With Islamophobia on the rage in the Western world, a documentary shows how Muslim women can live and thrive with feminist values and still practice their religion.
In Women Sense Tour: Indonesia, French Sarah Zouak and Justine Devillaine, put a spotlight on Muslim women who make a great impact in their communities and in the country. The movie was screened last week as part of the 16 Days of Activism against Gender-based Violence and supported by Institut Francais Indonesia (IFI) and UN Women Indonesia
It is part of the Women Sense Tour documentary series with each episode set in Indonesia, Morocco, Tunisia, Iran and Turkey, and features strong-willed and emancipated Muslim women who strive for progress in the specific context and society where they live.
The idea for the series springs out of Zouak’s personal concern regarding the representation of Muslim women in France. During the Dec. 24 film screening in Jakarta, Zouak told the audience of how her professor had told her off when she said she is a Muslim feminist.
“She laughed at me. She said, ‘It’s impossible Sarah. You have to choose, either you’re a feminist or a Muslim. You can’t be both!’” she recalled the conversation to the audience.
Sarah further explained how French people generally stereotype Muslim women as being obedient, oppressed, and incapable to think for themselves.
“As a Muslim woman, I feel like I do not have a proper role model in France. And so I went to several Islamic countries and found a lot of incredible, inspiring women who strive for change. With this documentary, I aim to prove to the people in France that it is indeed possible to be a Muslim and a feminist at the same time,” said Sarah.
“The people in France keep saying that religion is an obstacle to empowerment, but I see that religion empowers me. I want to show another way of looking – that we can be whatever we want, and we can choose whatever ways we want to be empowered,” Sarah added.
Women Sense Tour: Indonesia focuses on five influential figures, each strives for a different cause: poverty among fisher women, migrant workers, domestic workers, women farmers, as well as women victims of domestic violence. The film features each of their lives and how they fight for what they believe in and strive for changes to create a better community.
Lita Anggraini is one of the Muslim women featured in the documentary. Lita founded the National Network for Domestic Workers Advocacy (Jala PRT) in 2004. In the film, she notes that there is no strong enough regulation to protect the rights of women domestic workers. She passionately explains how women domestic workers have almost unlimited jobs – from cleaning, cooking, shopping, taking care of the children – yet, their wages remain low and their rights uncertain. She and her fellow activists dedicate their lives to advocate for women domestic workers, educating them to claim their basic rights, such as the rights to negotiate days off, working time, and proper salary.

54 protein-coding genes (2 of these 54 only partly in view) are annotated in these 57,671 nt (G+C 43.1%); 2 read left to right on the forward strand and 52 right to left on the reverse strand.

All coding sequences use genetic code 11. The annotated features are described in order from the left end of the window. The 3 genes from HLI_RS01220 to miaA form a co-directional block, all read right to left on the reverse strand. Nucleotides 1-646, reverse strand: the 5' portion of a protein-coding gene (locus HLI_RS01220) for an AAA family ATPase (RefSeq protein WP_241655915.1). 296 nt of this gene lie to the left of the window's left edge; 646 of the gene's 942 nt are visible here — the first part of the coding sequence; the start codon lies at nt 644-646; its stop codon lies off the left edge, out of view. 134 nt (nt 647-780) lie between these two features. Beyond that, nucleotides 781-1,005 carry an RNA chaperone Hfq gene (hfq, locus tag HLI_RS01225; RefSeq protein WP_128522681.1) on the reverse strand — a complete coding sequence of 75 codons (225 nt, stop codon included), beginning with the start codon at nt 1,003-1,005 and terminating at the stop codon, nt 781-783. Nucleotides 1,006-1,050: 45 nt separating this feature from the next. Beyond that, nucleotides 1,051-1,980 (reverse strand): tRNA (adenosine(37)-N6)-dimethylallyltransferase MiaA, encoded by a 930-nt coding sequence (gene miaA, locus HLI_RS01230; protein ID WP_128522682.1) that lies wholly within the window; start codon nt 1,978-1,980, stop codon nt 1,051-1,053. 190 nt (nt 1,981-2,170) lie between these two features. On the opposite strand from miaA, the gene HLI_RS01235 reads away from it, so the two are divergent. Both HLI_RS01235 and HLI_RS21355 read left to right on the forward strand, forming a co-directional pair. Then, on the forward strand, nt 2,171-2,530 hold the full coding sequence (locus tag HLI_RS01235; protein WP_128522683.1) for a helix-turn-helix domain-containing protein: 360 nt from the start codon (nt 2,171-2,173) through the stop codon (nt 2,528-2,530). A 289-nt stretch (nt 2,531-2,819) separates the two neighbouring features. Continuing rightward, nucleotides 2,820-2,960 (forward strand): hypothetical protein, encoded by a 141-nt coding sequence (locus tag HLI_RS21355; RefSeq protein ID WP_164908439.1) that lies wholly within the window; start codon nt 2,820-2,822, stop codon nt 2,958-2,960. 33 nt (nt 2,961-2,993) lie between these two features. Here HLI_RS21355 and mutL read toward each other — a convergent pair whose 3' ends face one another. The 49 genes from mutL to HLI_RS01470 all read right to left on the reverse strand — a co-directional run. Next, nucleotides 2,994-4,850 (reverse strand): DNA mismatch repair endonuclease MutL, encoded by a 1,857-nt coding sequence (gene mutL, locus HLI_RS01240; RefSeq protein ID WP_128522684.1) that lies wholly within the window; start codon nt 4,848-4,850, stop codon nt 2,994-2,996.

“I understand religion as a practice of humanity,” Lita says in the documentary. “I believe that any religion would want us to always help and not hurt others. My family also tells me to do things with love and faith, and so I do this with love and faith.”
Another figure featured in the film is Masnuah, the founder of the Fisherman Cooperative “Puspita Bahari.” Having been raised in a family who lived below poverty in the fisherman village at Morodemak, Central Java, Masnuah decided that she can’t do nothing.
“Wives of fisherman have limited role here: taking care of the children and waiting for their husband to come home,” she says in the film. “Meanwhile, there is not always fish to sell or to eat. Our husbands often come home empty-handed and family members aren’t always eating every day. Amidst this horrible condition, I started Puspita Bahari cooperative, hoping to improve our lives.”
Masnuah mobilizes fishermen’s wives and educate them on how to create fish products that last longer such as fish crackers. She also urges the women to save up their money in the cooperative to anticipate difficult times in the future.
Initially the women were reluctant to join her initiative.
“Local religious clerics said I was a bad influence because I made women get out of their homes. They said women should know their places. But I kept on,” she adds.
Lathifah Iskandar, a co-founder of Rifka Annisa, a Yogyakarta-based non-profit organization focusing on combating domestic violence, talks about how her organization often gets accused of intruding on family issues.
“When women victims of domestic violence came to us, the husbands often got angry saying we should not intervene family problems,” Lathifah says. “But we believe that what we do is in line with Islamic values. Prophet Muhammad highly respects women; he fought for women’s rights back in the day. Here, in Rifka Annisa, we do the same.”
Commenting on these women, Zouak said after the film screening, “These women are proofs that there is no single identity of Muslim women. Unlike what I’ve been told to believe in France, I witnessed that Muslim women are indeed strong, driven, visionary, and definitely not oppressed by religion.”
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